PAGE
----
Ferocactus and zeph06

Barrel cactus can make a lovely addition to the low-water landscape. There are a number of different varieties now available in the nursery trade. Note the bluish cast to this individual.

 

After the blooms, the fruit slowly develop, turning from green to yellow when ripe. They are easy to harvest, simply grasp the stiff spent flower that remains on the fruit and pull. The fruit comes right off when ripe. If you have to apply great force, Mama barrel cactus is telling you this fruit is still green and she is not ready to cut the apron strings.

ferocactus IMG_2719

When fruit – any fruit – is ripe, the parent plant forms an easily severed abscission layer. If you have to apply great force, the fruit is not ripe or ready to harvest yet.

You can eat the lemony flavored fruit, but only in moderation. Fruit is high in oxalic acid, which can be hard on human systems. I do dry the fruit and use them as I brew iced tea – in place of lemon. You can also mix the dried fruit with dried hibiscus blooms to make a delightfully tart and refreshing summer drink.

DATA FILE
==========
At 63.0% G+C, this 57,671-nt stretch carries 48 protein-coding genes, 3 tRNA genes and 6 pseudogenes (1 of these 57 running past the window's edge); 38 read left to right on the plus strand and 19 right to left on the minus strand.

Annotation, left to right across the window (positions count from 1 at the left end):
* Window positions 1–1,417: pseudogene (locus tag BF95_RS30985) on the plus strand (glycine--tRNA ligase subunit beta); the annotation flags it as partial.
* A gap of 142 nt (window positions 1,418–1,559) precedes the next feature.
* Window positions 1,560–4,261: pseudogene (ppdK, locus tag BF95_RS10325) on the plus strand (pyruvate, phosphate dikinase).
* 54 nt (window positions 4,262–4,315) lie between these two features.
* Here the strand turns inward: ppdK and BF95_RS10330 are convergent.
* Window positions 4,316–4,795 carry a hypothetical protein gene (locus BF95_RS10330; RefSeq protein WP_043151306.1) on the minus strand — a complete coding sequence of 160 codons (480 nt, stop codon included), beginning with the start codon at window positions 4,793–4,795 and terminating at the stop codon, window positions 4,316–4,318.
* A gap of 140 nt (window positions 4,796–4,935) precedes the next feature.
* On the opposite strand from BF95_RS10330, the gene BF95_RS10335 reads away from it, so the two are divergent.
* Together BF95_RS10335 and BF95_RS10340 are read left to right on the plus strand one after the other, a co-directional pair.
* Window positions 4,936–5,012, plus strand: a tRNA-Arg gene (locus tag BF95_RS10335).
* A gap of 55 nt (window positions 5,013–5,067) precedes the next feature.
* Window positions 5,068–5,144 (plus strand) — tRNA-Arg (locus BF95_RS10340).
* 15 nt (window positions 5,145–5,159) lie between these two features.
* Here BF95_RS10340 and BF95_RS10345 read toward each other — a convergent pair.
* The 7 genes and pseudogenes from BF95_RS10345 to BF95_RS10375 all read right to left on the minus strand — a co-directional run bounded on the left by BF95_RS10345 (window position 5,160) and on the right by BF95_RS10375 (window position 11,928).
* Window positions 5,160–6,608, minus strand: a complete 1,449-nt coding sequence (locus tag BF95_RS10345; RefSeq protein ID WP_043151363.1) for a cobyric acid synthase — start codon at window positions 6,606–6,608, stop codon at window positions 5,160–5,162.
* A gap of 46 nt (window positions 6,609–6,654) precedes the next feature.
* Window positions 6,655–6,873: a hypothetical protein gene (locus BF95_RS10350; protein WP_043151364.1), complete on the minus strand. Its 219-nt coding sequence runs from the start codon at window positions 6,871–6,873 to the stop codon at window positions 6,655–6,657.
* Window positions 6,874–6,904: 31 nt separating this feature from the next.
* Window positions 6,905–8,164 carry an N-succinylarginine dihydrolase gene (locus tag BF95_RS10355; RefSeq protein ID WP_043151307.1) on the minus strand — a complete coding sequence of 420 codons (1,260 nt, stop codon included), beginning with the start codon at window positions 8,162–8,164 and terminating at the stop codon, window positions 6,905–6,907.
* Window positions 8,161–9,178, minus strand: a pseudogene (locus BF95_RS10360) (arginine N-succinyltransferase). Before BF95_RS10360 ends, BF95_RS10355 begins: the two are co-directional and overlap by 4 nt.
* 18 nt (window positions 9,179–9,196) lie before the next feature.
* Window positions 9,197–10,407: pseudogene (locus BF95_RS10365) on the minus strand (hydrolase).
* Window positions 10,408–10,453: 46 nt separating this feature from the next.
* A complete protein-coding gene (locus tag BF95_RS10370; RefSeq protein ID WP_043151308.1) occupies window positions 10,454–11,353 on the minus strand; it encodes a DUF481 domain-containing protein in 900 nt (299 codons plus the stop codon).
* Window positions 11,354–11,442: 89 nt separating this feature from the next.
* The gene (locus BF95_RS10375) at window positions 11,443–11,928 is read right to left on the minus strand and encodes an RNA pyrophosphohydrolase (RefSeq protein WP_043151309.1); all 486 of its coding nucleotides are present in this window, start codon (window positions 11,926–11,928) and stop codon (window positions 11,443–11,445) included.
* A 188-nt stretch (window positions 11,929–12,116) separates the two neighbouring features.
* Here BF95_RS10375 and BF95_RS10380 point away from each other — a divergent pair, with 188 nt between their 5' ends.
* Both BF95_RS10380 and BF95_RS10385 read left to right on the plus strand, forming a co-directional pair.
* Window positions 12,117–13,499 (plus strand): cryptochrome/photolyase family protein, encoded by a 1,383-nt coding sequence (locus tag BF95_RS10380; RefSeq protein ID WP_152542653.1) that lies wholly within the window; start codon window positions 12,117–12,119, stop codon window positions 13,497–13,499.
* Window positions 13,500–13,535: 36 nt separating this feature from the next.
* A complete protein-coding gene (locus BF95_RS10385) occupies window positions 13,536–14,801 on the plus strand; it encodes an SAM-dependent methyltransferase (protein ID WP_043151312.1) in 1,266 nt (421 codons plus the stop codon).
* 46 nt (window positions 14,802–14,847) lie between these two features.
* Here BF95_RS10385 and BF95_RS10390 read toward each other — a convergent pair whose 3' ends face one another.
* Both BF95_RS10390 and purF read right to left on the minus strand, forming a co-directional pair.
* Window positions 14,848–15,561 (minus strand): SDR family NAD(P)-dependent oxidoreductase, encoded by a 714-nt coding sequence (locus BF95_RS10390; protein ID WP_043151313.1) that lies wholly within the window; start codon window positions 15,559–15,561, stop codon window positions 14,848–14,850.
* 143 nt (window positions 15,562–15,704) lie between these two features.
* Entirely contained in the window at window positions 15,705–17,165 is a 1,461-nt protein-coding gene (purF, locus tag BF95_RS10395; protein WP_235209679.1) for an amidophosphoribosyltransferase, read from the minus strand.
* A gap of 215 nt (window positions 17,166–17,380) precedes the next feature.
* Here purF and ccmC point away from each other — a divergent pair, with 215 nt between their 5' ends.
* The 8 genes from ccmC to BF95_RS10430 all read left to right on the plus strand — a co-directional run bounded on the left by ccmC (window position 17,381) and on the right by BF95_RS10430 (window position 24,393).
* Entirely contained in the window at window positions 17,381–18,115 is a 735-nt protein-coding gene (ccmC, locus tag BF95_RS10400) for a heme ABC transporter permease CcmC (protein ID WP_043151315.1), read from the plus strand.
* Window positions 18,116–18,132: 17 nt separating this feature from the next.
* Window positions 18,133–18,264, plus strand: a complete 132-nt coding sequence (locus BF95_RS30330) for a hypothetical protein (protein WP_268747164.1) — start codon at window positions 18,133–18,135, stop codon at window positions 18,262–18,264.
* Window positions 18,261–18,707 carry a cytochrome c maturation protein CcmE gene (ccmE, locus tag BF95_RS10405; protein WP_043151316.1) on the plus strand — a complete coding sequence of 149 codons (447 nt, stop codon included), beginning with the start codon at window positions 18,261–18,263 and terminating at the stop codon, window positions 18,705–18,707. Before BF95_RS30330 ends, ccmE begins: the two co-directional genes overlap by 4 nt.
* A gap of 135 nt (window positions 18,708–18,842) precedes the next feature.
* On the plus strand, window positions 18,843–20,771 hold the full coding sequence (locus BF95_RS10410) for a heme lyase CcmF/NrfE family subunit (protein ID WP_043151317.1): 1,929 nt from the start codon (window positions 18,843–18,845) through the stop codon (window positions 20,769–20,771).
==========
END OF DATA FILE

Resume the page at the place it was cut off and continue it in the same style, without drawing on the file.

ferocactus IMG_3079

For ease of drying, a single thickness of diced fruit can be laid in terra cotta saucers.

 

 

 

 

 

 

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One week later, the fruit is entirely dry and much shrunken in the saucers. Be sure to dry out of direct sunlight.

 

 

 

 

 

 

 

 

ferocactus fruit IMG_3132

You can shake the dried fruit in a colander and collect additional seed that previously clung to the moist fruit.